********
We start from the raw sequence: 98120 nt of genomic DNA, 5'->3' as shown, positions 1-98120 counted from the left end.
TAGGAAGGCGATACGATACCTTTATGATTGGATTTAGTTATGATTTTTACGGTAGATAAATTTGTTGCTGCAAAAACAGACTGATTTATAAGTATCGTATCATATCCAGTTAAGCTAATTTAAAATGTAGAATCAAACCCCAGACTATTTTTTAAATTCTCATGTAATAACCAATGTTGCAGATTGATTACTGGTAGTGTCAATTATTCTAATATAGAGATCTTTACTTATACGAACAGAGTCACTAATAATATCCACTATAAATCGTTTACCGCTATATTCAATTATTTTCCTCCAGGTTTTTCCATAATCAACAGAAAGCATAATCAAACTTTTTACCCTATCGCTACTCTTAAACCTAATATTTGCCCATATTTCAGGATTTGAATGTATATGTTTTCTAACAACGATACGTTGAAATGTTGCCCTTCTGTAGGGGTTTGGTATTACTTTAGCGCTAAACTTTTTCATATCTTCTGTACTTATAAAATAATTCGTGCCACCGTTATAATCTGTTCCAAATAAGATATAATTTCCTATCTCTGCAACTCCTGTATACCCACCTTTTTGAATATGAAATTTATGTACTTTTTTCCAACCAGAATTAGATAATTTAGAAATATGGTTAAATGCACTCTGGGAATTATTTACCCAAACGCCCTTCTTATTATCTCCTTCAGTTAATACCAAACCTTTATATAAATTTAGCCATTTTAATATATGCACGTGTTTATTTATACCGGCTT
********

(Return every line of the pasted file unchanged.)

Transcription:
We start from the raw sequence: 98120 nt of genomic DNA, 5'->3' as shown, positions 1-98120 counted from the left end.
TAGGAAGGCGATACGATACCTTTATGATTGGATTTAGTTATGATTTTTACGGTAGATAAATTTGTTGCTGCAAAAACAGACTGATTTATAAGTATCGTATCATATCCAGTTAAGCTAATTTAAAATGTAGAATCAAACCCCAGACTATTTTTTAAATTCTCATGTAATAACCAATGTTGCAGATTGATTACTGGTAGTGTCAATTATTCTAATATAGAGATCTTTACTTATACGAACAGAGTCACTAATAATATCCACTATAAATCGTTTACCGCTATATTCAATTATTTTCCTCCAGGTTTTTCCATAATCAACAGAAAGCATAATCAAACTTTTTACCCTATCGCTACTCTTAAACCTAATATTTGCCCATATTTCAGGATTTGAATGTATATGTTTTCTAACAACGATACGTTGAAATGTTGCCCTTCTGTAGGGGTTTGGTATTACTTTAGCGCTAAACTTTTTCATATCTTCTGTACTTATAAAATAATTCGTGCCACCGTTATAATCTGTTCCAAATAAGATATAATTTCCTATCTCTGCAACTCCTGTATACCCACCTTTTTGAATATGAAATTTATGTACTTTTTTCCAACCAGAATTAGATAATTTAGAAATATGGTTAAATGCACTCTGGGAATTATTTACCCAAACGCCCTTCTTATTATCTCCTTCAGTTAATACCAAACCTTTATATAAATTTAGCCATTTTAATATATGCACGTGTTTATTTATACCGGCTT